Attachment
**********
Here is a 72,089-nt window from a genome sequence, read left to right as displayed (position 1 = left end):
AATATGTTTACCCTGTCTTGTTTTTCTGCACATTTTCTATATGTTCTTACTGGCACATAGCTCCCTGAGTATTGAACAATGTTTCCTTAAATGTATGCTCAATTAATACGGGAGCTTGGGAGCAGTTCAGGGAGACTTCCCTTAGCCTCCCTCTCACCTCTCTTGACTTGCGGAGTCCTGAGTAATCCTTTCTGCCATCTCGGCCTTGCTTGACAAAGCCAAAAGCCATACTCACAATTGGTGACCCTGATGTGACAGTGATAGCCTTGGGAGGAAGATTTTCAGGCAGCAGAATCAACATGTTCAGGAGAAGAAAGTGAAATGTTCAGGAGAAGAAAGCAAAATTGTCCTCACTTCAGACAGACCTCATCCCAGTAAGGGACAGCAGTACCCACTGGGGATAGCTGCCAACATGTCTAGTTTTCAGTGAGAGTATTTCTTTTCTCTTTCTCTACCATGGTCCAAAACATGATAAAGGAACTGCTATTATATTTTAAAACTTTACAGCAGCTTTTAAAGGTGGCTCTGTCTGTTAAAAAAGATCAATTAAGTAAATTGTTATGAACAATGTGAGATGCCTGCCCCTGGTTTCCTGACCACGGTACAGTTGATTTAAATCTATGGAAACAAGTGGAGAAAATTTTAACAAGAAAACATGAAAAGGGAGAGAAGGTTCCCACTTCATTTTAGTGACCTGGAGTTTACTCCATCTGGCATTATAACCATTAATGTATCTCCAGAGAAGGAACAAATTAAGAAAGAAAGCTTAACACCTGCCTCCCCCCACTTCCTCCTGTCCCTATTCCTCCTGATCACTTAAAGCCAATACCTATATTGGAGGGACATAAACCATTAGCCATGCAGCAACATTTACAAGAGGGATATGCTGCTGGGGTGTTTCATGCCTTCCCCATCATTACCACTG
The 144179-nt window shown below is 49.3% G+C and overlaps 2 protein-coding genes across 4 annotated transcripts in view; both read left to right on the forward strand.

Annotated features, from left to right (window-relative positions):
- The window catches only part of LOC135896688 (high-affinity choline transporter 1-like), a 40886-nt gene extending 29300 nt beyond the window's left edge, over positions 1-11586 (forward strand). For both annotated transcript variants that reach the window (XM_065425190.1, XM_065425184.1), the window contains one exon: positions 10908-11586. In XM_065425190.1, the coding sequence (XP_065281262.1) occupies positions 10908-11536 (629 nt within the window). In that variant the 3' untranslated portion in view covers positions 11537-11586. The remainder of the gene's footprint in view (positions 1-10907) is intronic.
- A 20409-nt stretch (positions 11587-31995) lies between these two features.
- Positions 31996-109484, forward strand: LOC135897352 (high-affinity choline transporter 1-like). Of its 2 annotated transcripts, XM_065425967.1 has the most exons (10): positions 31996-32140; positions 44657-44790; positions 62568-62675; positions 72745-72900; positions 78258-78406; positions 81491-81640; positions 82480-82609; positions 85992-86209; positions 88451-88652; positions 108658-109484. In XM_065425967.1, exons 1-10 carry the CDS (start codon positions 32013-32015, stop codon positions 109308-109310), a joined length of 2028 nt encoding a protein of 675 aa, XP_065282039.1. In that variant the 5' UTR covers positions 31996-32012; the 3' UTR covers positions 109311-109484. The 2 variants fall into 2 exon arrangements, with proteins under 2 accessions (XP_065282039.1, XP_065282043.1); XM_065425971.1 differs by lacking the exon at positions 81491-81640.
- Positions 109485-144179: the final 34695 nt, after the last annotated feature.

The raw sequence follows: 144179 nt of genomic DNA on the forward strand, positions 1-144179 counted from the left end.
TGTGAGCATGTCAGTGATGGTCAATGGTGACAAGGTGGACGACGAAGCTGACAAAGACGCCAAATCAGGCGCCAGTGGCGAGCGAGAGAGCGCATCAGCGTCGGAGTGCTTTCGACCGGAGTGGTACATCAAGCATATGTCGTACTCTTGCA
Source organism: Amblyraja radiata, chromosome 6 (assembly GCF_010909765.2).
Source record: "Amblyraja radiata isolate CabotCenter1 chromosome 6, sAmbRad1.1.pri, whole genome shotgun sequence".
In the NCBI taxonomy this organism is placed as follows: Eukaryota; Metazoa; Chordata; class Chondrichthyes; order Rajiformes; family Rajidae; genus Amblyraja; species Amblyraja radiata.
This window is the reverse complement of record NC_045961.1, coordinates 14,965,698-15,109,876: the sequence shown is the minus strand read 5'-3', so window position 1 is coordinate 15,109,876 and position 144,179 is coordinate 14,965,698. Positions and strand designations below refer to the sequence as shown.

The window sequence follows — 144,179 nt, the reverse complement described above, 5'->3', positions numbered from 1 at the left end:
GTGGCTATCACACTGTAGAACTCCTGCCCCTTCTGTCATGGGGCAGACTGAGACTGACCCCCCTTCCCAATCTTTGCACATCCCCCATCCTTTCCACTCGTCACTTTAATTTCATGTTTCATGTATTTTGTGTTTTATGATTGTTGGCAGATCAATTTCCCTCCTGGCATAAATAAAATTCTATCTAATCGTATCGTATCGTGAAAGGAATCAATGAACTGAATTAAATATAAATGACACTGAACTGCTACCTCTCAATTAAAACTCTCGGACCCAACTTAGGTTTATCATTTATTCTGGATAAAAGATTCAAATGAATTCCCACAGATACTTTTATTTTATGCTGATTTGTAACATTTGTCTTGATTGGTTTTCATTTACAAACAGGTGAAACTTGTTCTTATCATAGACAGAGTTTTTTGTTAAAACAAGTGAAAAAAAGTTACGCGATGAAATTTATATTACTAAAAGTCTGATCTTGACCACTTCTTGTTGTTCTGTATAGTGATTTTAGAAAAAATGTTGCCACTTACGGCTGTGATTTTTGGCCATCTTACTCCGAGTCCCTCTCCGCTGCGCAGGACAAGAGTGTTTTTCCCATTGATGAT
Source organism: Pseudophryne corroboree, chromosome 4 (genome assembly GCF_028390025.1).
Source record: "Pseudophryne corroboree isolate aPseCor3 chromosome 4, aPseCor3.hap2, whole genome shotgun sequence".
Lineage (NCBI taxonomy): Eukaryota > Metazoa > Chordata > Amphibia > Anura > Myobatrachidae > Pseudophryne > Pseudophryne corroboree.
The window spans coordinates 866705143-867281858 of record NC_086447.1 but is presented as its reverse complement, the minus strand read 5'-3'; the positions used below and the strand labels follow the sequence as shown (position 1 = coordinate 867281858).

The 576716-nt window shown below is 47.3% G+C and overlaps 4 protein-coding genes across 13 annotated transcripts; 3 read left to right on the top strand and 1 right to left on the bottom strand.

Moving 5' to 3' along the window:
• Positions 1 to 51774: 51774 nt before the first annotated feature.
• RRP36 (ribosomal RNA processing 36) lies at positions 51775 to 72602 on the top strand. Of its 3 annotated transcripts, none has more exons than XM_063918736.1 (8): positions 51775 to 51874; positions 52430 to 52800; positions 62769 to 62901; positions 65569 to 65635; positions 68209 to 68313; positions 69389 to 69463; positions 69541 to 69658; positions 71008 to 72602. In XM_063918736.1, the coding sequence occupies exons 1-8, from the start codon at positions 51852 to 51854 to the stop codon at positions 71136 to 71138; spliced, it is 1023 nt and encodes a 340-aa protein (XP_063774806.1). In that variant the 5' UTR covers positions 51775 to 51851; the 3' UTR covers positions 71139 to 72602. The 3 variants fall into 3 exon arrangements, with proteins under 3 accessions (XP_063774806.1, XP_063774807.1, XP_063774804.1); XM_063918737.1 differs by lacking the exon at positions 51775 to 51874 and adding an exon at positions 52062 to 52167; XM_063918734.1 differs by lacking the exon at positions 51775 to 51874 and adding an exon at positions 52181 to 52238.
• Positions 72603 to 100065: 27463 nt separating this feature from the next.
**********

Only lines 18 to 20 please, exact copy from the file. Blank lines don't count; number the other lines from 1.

Source record: "Pseudophryne corroboree isolate aPseCor3 chromosome 4, aPseCor3.hap2, whole genome shotgun sequence".
Lineage (NCBI taxonomy): Eukaryota > Metazoa > Chordata > Amphibia > Anura > Myobatrachidae > Pseudophryne > Pseudophryne corroboree.
The window spans coordinates 866705143-867281858 of record NC_086447.1 but is presented as its reverse complement, the minus strand read 5'-3'; the positions used below and the strand labels follow the sequence as shown (position 1 = coordinate 867281858).